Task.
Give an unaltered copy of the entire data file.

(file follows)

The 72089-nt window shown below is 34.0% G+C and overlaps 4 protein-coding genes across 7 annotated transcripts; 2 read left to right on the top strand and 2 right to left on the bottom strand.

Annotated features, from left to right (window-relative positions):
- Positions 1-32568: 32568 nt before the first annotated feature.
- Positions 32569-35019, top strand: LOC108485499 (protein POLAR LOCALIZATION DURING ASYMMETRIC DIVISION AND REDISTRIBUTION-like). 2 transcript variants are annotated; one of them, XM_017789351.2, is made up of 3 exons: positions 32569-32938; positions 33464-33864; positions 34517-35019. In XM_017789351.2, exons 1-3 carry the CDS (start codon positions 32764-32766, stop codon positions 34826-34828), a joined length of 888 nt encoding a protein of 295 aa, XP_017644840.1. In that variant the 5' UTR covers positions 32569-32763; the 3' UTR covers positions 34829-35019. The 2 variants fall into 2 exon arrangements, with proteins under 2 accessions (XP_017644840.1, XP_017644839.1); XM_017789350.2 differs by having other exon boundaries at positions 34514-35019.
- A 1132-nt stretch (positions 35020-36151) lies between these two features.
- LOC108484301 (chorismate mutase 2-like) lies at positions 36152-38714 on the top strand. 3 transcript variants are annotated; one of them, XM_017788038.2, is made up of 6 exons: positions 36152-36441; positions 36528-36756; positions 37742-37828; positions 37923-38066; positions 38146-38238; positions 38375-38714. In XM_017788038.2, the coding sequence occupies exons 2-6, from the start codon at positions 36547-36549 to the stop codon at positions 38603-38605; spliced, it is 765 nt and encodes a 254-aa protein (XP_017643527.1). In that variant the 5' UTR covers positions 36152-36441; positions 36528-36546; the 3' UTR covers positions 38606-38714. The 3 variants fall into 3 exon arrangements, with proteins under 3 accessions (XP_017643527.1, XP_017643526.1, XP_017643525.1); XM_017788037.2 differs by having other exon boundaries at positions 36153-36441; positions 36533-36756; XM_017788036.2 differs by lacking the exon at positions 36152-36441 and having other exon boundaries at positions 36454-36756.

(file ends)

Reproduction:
The 72089-nt window shown below is 34.0% G+C and overlaps 4 protein-coding genes across 7 annotated transcripts; 2 read left to right on the top strand and 2 right to left on the bottom strand.

Annotated features, from left to right (window-relative positions):
- Positions 1-32568: 32568 nt before the first annotated feature.
- Positions 32569-35019, top strand: LOC108485499 (protein POLAR LOCALIZATION DURING ASYMMETRIC DIVISION AND REDISTRIBUTION-like). 2 transcript variants are annotated; one of them, XM_017789351.2, is made up of 3 exons: positions 32569-32938; positions 33464-33864; positions 34517-35019. In XM_017789351.2, exons 1-3 carry the CDS (start codon positions 32764-32766, stop codon positions 34826-34828), a joined length of 888 nt encoding a protein of 295 aa, XP_017644840.1. In that variant the 5' UTR covers positions 32569-32763; the 3' UTR covers positions 34829-35019. The 2 variants fall into 2 exon arrangements, with proteins under 2 accessions (XP_017644840.1, XP_017644839.1); XM_017789350.2 differs by having other exon boundaries at positions 34514-35019.
- A 1132-nt stretch (positions 35020-36151) lies between these two features.
- LOC108484301 (chorismate mutase 2-like) lies at positions 36152-38714 on the top strand. 3 transcript variants are annotated; one of them, XM_017788038.2, is made up of 6 exons: positions 36152-36441; positions 36528-36756; positions 37742-37828; positions 37923-38066; positions 38146-38238; positions 38375-38714. In XM_017788038.2, the coding sequence occupies exons 2-6, from the start codon at positions 36547-36549 to the stop codon at positions 38603-38605; spliced, it is 765 nt and encodes a 254-aa protein (XP_017643527.1). In that variant the 5' UTR covers positions 36152-36441; positions 36528-36546; the 3' UTR covers positions 38606-38714. The 3 variants fall into 3 exon arrangements, with proteins under 3 accessions (XP_017643527.1, XP_017643526.1, XP_017643525.1); XM_017788037.2 differs by having other exon boundaries at positions 36153-36441; positions 36533-36756; XM_017788036.2 differs by lacking the exon at positions 36152-36441 and having other exon boundaries at positions 36454-36756.